Behind the anti-coupling layer, closest to the wearer, lies the soft armor: flexible fabric woven or knit from aramid fibers and other materials, which Borkar refers to as the "catcher's mitt." By now the overpressure wave has been reduced as much as it's ever going to be, so this layer mainly acts like a traditional bulletproof vest — it stops any remaining fragmentation that may have penetrated the rigid outer armor. NASA's space suits also contain soft aramid layers to resist impacts from flying micrometeoroids — the astronaut version of shrapnel.
This three-layer system is amazingly effective, but no EOD suit is perfect. With every step you take closer to the bomb, the destructive force of its blast increases by an exponent of three. "So the difference between being just a small distance away from the explosive device — even a few feet — versus being right next to it, can save your life," Borkar says.
So, approaching the bomb in an EOD suit is a method of last resort. But here's how each part of it is designed to give you a fighting chance.
The Helmet and Collar
The "strike face" of the helmet is where the action happens: it's transparent so the technician can see what he's doing, and it also takes the brunt of the explosion should anything go wrong. It's made of a hardened acrylic on top of a softer polycarbonate "catcher's mitt" layer facing the wearer. (If the faceplate were simply constructed of rigid acrylic all the way through, an explosion could shatter it into the technician's face.) The helmet is also equipped with anti-fog coating, a lamp, video camera, and a two-way communication link (wireless or tethered) with the technician's commander.
The fin-like appendage on the helmet houses a forced ventilation fan, which blows fresh air over the technician's face to relieve perspiration. But Borkar says that this might be one detail that The Hurt Locker got a bit wrong. "In our helmets we try not to add extraneous devices that will change the its geometrical configuration, because the blast wave will just knock that off," says Borkar. "I don't know what manufacturer they got that helmet from, but it was a little surprising to see that extending out and up. Normally it would be placed behind the helmet so it wouldn't face the brunt of the blast."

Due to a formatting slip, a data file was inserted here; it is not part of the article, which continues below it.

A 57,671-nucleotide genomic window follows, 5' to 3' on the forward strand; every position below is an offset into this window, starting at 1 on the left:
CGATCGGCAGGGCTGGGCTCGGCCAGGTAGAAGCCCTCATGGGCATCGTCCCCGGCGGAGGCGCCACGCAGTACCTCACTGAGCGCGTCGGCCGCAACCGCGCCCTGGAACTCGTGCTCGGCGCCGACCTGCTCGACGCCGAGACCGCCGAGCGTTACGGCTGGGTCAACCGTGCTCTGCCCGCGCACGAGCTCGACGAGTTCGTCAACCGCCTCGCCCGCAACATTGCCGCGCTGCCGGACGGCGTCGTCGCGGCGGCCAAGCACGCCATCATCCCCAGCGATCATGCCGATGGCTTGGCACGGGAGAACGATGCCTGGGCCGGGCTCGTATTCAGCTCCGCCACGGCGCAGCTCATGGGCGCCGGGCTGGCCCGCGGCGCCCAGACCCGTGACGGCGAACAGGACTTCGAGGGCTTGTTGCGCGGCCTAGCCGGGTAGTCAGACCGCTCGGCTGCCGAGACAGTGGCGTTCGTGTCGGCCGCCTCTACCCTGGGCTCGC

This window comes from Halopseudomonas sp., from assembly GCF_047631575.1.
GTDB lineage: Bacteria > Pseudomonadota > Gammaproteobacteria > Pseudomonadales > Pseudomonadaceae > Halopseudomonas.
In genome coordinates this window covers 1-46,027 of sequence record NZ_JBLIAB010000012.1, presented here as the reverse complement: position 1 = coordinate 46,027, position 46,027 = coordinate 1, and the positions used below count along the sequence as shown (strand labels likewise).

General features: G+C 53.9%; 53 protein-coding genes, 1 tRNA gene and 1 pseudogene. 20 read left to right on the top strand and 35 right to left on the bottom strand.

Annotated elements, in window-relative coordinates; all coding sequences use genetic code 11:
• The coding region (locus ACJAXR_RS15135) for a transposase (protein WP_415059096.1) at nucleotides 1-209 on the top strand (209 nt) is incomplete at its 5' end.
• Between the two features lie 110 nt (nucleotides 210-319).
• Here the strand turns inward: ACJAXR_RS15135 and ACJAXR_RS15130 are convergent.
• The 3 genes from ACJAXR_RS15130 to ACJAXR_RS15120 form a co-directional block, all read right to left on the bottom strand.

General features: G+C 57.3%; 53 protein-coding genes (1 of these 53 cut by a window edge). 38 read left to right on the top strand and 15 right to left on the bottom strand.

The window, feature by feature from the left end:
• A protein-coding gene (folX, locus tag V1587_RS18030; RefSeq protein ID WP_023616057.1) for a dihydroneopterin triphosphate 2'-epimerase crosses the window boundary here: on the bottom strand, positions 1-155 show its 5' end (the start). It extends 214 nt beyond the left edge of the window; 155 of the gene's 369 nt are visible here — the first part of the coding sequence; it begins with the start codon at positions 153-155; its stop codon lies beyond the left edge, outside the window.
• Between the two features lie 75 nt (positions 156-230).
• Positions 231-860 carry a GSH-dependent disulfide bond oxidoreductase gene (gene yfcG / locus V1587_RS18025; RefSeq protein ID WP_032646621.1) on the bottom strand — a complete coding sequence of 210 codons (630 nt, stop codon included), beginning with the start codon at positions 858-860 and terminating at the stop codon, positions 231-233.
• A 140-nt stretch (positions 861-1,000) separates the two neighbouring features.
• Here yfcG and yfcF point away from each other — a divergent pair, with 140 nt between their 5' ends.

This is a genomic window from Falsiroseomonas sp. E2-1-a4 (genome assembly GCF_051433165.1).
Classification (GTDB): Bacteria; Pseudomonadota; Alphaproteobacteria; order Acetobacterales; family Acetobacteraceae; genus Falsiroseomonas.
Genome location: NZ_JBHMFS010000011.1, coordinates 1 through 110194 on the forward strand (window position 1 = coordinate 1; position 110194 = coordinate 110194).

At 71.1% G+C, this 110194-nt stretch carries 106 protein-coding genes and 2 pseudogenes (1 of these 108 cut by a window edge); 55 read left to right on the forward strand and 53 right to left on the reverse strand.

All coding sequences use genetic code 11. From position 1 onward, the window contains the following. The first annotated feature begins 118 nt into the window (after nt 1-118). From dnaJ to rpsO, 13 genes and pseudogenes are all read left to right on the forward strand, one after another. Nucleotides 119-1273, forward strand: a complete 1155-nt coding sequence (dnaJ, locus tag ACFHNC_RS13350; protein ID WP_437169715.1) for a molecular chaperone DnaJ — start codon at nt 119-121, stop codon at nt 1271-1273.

The super-high, aramid-reinforced neck collar that surrounds the helmet is the EOD suit's version of insurance: all its moving parts are designed to heavily overlap with each other, ensuring 100% coverage no matter what position the technician contorts himself into. If the helmet were fused with the collar, the tech would have to turn his whole body, Darth Vader-style, just to look left or right.
The hard-armor plates that cover the tech's torso, groin and thighs act as the primary absorbers of fragmentation, but their main function is to deflect the deadly overpressure wave. "The suit in the movie didn't show it, but in the real world, these plates are shaped like flattened boomerangs to literally reflect the pulse energy out and away from the technician," says Borkar. Since techs usually squat or sit on their knees while working, this rigid armor is thickest around the groin and inner thighs (to protect the femoral artery).